This book should be retitled "The Principles of Good Communication," regardless of whether it's communication between parents and teens, friends, spouses, etc. Still, parents of teens will appreciate the examples of how to communicate with teens about tough subjects like sex and drugs. I highly recommend this book to anyone who's never gone to therapy or taken a class on parenting or interpersonal communication skills. To everyone else, it's a good review and reminder of how to resolve conflicts ...more
Oct 20, 2014 Brian rated it it was amazing
Great book with excellent, practical application. The problem solving technique really works - I used it! If only I had read it before I had my first teenager, I could have avoided so many problems. The best advice is to be authentic with teens - the more you show them you truly care, the more they respond similarly. The second best advice - it's never too late to change your parenting mistakes.

After finishing, I went back and reread How to Talk so Kids Listen and Listen so Kids Talk and found
Feb 08, 2010 Jennifer rated it really liked it
Simple strategies for both keeping the peace with and getting your values across to teens today. Illustrated with cartoons. Worth a read. I especially liked the section on different ways to engage a teen's cooperation: Describe the problem; describe what you feel; give information; offer a choice; say it in a word; state your values and/or expectations; do the unexpected; and put it in writing. Also good is the section on "working it out together," which allows the teenager to propose solutions ...more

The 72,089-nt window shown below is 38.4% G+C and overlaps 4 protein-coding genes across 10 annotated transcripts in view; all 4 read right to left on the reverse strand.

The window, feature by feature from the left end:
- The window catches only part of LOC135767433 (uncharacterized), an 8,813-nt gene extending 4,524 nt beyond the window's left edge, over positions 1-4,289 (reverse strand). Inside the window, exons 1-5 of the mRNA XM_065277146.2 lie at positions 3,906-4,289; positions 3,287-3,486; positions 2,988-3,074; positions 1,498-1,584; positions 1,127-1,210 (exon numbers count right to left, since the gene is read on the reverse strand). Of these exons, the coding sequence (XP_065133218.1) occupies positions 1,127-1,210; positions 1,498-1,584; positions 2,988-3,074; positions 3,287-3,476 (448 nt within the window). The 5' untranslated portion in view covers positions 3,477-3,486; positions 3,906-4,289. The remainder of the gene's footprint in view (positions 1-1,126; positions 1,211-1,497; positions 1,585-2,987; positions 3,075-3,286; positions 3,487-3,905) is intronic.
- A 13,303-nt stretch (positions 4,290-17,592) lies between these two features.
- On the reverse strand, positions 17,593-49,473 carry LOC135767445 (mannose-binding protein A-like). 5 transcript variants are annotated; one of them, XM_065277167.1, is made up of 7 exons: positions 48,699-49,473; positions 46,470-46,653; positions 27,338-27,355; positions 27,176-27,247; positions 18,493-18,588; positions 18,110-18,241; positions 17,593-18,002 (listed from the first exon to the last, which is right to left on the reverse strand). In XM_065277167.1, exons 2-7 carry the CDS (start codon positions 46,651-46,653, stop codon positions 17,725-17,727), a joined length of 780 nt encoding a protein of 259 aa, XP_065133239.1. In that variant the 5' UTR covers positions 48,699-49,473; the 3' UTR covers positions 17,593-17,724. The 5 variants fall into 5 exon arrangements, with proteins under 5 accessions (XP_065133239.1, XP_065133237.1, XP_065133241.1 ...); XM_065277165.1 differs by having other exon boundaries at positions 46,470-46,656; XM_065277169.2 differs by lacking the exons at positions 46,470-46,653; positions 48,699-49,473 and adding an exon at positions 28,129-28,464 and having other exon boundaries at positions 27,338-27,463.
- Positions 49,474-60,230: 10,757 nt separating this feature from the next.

Jul 27, 2014 Fiona rated it liked it  ·  review of another edition
Sound advice on creative problem-solving and communication with teens. If you have read any of Faber and Mazlish's other works then this really builds upon the same foundations with an additional chapter on the pitfalls of talking about sex, alcohol and drugs with your teen. That does not mean this is not worth a read however, we could all use a reminder from time to time. As with their other books, I have taken a lot from this one that will no doubt stay with me for years to come as my children ...more
Oraib Toukhly
The book basically written from a workshop done on a certain group, I was looking forward to reading it to find out simple things about the changes that teenage go through and why they do certain things for example why they get irritated easily, why do we become strangers all of the sudden, why do they just want to say no for simply saying no.... I didn't get all these answers but I cannot deny that there are some useful techniques to identify certain behavior, not a lot for those who are lookin ...more
Dec 29, 2010 Amelia rated it really liked it
I am loving this book! Eventhough I am not even close to being done... I am seeing a difference in how my teen and I talk to one another!! We can talk without arguing and by listening to your teens point of view they will actually listen to you. I am learning so much in how to say what neeeds to be said without the lectures and yelling. I am already making progress, and learning so much that I did not know!!